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Minority college students are more likely to face sexual assault, study finds


On Friday, two studies were released by the University of Pittsburgh Graduate School of Public Health about sexual assault and minorities on college campuses.

The first study found that students who perceive their campus as being more inclusive of sexual and gender minority students have lower odds of being victims of sexual assault, and the second found that certain minority groups are at much higher risk of sexual assault than their majority counterparts.

Robert Coulter, the lead researcher on both studies, said the first study was prompted by research that showed LGBT people were at greater risk for being victims of sexual assault than their heterosexual, cisgendered peers.

“Unfortunately, there’s little empirical understanding about what puts LGBT people at greater risk for sexual assault victimization on college campuses,” Coulter said to The Daily Free Press. “However, we do know that homophobic, biphobic and transphobic environments may put LGBT people at greater risk for sexual assault, so we sought to examine whether or not campus climate for LGBT people was associated with the risk of sexual assault victimization.”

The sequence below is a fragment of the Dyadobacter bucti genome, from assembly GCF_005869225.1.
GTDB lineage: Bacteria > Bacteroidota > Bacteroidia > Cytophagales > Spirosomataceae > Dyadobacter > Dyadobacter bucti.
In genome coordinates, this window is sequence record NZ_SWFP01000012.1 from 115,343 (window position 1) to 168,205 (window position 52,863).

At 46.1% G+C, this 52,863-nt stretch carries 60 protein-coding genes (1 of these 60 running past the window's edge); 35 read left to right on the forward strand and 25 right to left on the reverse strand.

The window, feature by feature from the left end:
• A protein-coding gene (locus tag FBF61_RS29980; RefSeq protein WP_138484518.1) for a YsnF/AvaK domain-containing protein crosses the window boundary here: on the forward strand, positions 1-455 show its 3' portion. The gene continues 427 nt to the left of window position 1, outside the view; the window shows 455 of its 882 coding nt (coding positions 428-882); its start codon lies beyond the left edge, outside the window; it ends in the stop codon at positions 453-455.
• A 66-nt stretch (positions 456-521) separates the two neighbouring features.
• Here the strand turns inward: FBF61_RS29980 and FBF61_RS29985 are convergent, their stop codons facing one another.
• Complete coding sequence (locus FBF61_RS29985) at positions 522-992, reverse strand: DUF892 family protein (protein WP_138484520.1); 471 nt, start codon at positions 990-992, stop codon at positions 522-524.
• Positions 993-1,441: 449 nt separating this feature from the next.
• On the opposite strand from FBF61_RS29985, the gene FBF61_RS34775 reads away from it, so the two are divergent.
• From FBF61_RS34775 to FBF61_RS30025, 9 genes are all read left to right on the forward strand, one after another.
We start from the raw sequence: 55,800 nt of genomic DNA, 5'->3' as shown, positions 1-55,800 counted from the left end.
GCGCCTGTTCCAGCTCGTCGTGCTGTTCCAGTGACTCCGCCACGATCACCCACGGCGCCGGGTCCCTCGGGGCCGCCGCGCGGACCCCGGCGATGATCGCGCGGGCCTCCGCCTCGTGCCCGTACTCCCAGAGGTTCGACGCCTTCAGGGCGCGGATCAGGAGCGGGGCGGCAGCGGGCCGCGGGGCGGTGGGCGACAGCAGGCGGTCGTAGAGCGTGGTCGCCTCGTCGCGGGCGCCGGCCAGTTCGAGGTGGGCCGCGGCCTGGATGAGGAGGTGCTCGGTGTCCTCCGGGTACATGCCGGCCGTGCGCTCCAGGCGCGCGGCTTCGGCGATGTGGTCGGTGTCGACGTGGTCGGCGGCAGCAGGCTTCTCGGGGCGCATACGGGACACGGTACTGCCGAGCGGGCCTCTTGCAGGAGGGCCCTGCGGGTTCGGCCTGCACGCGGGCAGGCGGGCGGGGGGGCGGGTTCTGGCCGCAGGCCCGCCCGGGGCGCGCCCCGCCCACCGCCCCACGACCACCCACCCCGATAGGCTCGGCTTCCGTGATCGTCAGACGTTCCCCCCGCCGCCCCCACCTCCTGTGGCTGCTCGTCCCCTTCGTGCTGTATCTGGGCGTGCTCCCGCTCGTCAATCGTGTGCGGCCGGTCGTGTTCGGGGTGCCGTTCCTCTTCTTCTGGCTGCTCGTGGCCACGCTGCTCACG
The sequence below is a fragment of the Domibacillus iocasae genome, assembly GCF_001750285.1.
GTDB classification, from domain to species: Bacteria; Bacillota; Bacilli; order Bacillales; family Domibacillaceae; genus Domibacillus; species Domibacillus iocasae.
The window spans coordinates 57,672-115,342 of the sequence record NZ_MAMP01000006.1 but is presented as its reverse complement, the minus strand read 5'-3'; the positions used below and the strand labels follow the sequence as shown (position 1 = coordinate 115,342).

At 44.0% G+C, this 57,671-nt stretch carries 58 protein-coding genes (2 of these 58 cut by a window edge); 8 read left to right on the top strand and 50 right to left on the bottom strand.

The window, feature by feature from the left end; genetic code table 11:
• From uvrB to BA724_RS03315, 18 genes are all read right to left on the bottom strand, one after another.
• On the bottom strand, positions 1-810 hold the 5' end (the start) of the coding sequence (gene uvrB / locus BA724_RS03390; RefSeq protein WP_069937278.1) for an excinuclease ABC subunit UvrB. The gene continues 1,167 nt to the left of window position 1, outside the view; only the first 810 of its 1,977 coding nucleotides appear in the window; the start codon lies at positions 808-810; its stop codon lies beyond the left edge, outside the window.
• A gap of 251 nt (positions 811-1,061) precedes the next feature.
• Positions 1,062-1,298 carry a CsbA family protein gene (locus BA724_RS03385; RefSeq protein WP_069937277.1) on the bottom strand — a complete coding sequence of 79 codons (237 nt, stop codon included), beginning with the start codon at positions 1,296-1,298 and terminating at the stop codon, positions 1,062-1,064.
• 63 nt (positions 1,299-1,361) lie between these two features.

Coulter and his team analyzed 71,421 undergraduate student surveys from 120 universities in the United States between 2011 and 2013. The results showed a significant association between a campus’ culture of inclusivity toward LGBT students and lower rates of sexual assault, Coulter said.

However, the study only accounts for correlation and not a direct cause and effect between the two figures.

“It is just an association study so it could be very likely that people who are sexually assaulted were more likely to say that their campuses were worse for LGBT campus climate[s], so reverse causality could be a thing here,” Coulter said. “However, our study provides a proof of concept that environments are associated with sexual assault victimization, so we do need to try and understand this relationship better.”

The second study that Coulter led examined the intersections of sexual and gender identity, race, ethnicity and the risk of sexual assault.